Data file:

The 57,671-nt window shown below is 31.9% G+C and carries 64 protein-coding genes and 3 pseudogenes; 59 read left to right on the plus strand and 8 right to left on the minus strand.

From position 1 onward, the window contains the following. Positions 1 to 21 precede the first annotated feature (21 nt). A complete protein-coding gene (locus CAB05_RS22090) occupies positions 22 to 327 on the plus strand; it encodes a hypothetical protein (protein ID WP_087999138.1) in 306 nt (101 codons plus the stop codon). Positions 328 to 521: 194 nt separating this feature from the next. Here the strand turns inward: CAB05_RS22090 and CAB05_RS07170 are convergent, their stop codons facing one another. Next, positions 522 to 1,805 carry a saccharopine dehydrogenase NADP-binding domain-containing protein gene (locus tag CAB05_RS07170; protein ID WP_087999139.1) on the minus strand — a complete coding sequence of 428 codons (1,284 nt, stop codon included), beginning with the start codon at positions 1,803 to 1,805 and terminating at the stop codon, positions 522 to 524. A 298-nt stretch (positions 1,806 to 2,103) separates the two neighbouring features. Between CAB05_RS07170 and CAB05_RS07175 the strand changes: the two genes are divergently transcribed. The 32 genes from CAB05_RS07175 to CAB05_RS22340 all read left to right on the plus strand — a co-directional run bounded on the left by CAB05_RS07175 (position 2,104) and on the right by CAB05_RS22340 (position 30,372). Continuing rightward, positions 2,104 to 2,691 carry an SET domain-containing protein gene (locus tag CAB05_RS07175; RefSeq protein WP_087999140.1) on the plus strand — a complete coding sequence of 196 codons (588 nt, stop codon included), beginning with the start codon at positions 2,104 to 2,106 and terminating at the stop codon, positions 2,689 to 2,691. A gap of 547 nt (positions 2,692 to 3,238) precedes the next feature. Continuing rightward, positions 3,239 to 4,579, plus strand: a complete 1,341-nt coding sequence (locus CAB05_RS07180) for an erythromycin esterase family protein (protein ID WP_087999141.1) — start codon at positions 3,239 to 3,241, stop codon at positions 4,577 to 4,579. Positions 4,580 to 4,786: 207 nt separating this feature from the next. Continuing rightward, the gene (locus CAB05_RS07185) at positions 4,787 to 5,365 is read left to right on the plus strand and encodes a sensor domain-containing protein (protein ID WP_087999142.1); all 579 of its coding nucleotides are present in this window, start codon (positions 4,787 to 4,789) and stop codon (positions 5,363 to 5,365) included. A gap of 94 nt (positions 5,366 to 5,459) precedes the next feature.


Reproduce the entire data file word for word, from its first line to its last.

The 57,671-nt window shown below is 31.9% G+C and carries 64 protein-coding genes and 3 pseudogenes; 59 read left to right on the plus strand and 8 right to left on the minus strand.

From position 1 onward, the window contains the following. Positions 1 to 21 precede the first annotated feature (21 nt). A complete protein-coding gene (locus CAB05_RS22090) occupies positions 22 to 327 on the plus strand; it encodes a hypothetical protein (protein ID WP_087999138.1) in 306 nt (101 codons plus the stop codon). Positions 328 to 521: 194 nt separating this feature from the next. Here the strand turns inward: CAB05_RS22090 and CAB05_RS07170 are convergent, their stop codons facing one another. Next, positions 522 to 1,805 carry a saccharopine dehydrogenase NADP-binding domain-containing protein gene (locus tag CAB05_RS07170; protein ID WP_087999139.1) on the minus strand — a complete coding sequence of 428 codons (1,284 nt, stop codon included), beginning with the start codon at positions 1,803 to 1,805 and terminating at the stop codon, positions 522 to 524. A 298-nt stretch (positions 1,806 to 2,103) separates the two neighbouring features. Between CAB05_RS07170 and CAB05_RS07175 the strand changes: the two genes are divergently transcribed. The 32 genes from CAB05_RS07175 to CAB05_RS22340 all read left to right on the plus strand — a co-directional run bounded on the left by CAB05_RS07175 (position 2,104) and on the right by CAB05_RS22340 (position 30,372). Continuing rightward, positions 2,104 to 2,691 carry an SET domain-containing protein gene (locus tag CAB05_RS07175; RefSeq protein WP_087999140.1) on the plus strand — a complete coding sequence of 196 codons (588 nt, stop codon included), beginning with the start codon at positions 2,104 to 2,106 and terminating at the stop codon, positions 2,689 to 2,691. A gap of 547 nt (positions 2,692 to 3,238) precedes the next feature. Continuing rightward, positions 3,239 to 4,579, plus strand: a complete 1,341-nt coding sequence (locus CAB05_RS07180) for an erythromycin esterase family protein (protein ID WP_087999141.1) — start codon at positions 3,239 to 3,241, stop codon at positions 4,577 to 4,579. Positions 4,580 to 4,786: 207 nt separating this feature from the next. Continuing rightward, the gene (locus CAB05_RS07185) at positions 4,787 to 5,365 is read left to right on the plus strand and encodes a sensor domain-containing protein (protein ID WP_087999142.1); all 579 of its coding nucleotides are present in this window, start codon (positions 4,787 to 4,789) and stop codon (positions 5,363 to 5,365) included. A gap of 94 nt (positions 5,366 to 5,459) precedes the next feature.